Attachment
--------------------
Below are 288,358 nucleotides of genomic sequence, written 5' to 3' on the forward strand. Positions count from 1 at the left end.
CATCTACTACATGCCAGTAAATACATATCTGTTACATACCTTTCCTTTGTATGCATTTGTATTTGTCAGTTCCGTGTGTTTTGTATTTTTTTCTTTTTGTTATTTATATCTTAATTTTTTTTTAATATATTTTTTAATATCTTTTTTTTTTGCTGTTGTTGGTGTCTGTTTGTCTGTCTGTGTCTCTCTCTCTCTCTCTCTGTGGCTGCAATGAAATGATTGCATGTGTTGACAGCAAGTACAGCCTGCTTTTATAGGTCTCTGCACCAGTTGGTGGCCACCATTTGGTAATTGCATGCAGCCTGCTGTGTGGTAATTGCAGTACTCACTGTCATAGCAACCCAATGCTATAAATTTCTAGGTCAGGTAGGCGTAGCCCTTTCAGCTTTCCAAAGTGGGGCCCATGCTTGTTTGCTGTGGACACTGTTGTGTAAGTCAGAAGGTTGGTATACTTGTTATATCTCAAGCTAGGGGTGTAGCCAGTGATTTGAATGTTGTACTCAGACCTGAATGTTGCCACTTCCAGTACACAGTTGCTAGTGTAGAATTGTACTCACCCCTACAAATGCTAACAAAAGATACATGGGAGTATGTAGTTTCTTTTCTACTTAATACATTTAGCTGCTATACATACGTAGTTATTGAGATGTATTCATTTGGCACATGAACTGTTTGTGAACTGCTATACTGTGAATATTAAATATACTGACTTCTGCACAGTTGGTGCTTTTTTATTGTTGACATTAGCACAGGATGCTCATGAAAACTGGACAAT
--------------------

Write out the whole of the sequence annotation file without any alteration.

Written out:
Below are 288,358 nucleotides of genomic sequence, written 5' to 3' on the forward strand. Positions count from 1 at the left end.
CATCTACTACATGCCAGTAAATACATATCTGTTACATACCTTTCCTTTGTATGCATTTGTATTTGTCAGTTCCGTGTGTTTTGTATTTTTTTCTTTTTGTTATTTATATCTTAATTTTTTTTTAATATATTTTTTAATATCTTTTTTTTTTGCTGTTGTTGGTGTCTGTTTGTCTGTCTGTGTCTCTCTCTCTCTCTCTCTGTGGCTGCAATGAAATGATTGCATGTGTTGACAGCAAGTACAGCCTGCTTTTATAGGTCTCTGCACCAGTTGGTGGCCACCATTTGGTAATTGCATGCAGCCTGCTGTGTGGTAATTGCAGTACTCACTGTCATAGCAACCCAATGCTATAAATTTCTAGGTCAGGTAGGCGTAGCCCTTTCAGCTTTCCAAAGTGGGGCCCATGCTTGTTTGCTGTGGACACTGTTGTGTAAGTCAGAAGGTTGGTATACTTGTTATATCTCAAGCTAGGGGTGTAGCCAGTGATTTGAATGTTGTACTCAGACCTGAATGTTGCCACTTCCAGTACACAGTTGCTAGTGTAGAATTGTACTCACCCCTACAAATGCTAACAAAAGATACATGGGAGTATGTAGTTTCTTTTCTACTTAATACATTTAGCTGCTATACATACGTAGTTATTGAGATGTATTCATTTGGCACATGAACTGTTTGTGAACTGCTATACTGTGAATATTAAATATACTGACTTCTGCACAGTTGGTGCTTTTTTATTGTTGACATTAGCACAGGATGCTCATGAAAACTGGACAAT